NZ107 From New Zealand, joined Jul 2005, 6627 posts, RR: 36
Reply 2, posted (5 years 2 weeks 14 hours ago) and read 4296 times:
Quoting stealthz (Thread starter): Has anyone used it this way and if so what successes or issues have you experienced.
I've tinkered around with it a little. Although the functions are the same, you're still slightly restricted as to what you can do with a JPEG compared with a RAW but reasons for this are quite obvious. I wouldn't say I've succeeded in doing much with it but I think the functions of controlling 'black' and 'fill light' come in handy when trying to get something out of a near pitch black picture compared to the normal functions on Photoshop. These have been my deductions anyway.
White balance has to be changed manually as it doesn't give generic values for daylight/cloudy etc, even as just a reference but I guess the eyedropper white balance tool might be useful. It also remembers that you opened the JPEG with Camera RAW and will open Camera RAW up if you go back to re-edit the picture, as if it were a RAW itself.
kukkudrill From Malta, joined Dec 2004, 1123 posts, RR: 4
Reply 4, posted (5 years 2 weeks 13 hours ago) and read 4271 times:
A JPEG is basically a RAW file which has had a lot of data thrown away and the rest compressed to a certain extent. So I don't think Karl need worry about RAW files becoming obsolete. It's only logical that you should be able to apply the same software tools to both formats, but the RAW file will always be more editable than a JPEG.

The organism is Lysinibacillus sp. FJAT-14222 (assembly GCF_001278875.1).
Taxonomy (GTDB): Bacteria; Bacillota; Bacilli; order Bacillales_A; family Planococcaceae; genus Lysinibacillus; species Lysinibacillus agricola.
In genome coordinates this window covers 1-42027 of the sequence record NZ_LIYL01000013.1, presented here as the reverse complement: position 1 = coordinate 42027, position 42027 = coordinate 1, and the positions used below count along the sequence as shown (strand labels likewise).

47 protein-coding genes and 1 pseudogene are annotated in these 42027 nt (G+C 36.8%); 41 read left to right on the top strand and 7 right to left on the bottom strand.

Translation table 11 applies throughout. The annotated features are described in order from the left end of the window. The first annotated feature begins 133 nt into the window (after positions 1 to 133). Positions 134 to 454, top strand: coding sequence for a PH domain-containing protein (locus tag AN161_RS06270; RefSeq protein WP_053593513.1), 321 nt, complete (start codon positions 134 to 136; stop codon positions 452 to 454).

Make the most of the available light ... a lesson of photography that applies to life
coninpa From Luxembourg, joined May 2005, 248 posts, RR: 6
Reply 5, posted (5 years 2 weeks 13 hours ago) and read 4270 times:
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Quoting viv (Reply 1): I try to get exposure, lighting and colour temperature right when I shoot, not in post-processing.
This is the best way to start a good photo.
However, to reply to your question if your shot was not that good, you will never get the same (usually good) result with Camera Raw on a JPEG image as with a RAW image. Sorry to be a bit technical... A JPEG image is digitally encoded using 8 bits and is already compressed by your camera body, a RAW image is encoded most of the time using 12 bits (14 bits on high-end cameras) with no compression. So, even if ACR permits to act on JPEG images, it is only "trying" to apply corrections on an image which contains a lot less informations than a RAW image, so the quality and the result can only suffer.
Jid From Barbados, joined Dec 2004, 977 posts, RR: 29
Reply 6, posted (5 years 2 weeks 13 hours ago) and read 4270 times:
ACR 4+ can edit jpegs and you can use your jpeg as a smart object if you wish. ACR does not manipulate your jpeg in the same way as a RAW file however, for instance if your jpeg is slightly over exposed ACR can not help you like it would a RAW file. But again the question is why would you want to edit a jpeg? Shoot RAW, try to get everything right straight from the camera. Process in ACR first and finish in PS and save as a jpeg - done. If you need to do any re-working go back to your RAW file and start again.
Good luck .. Jid
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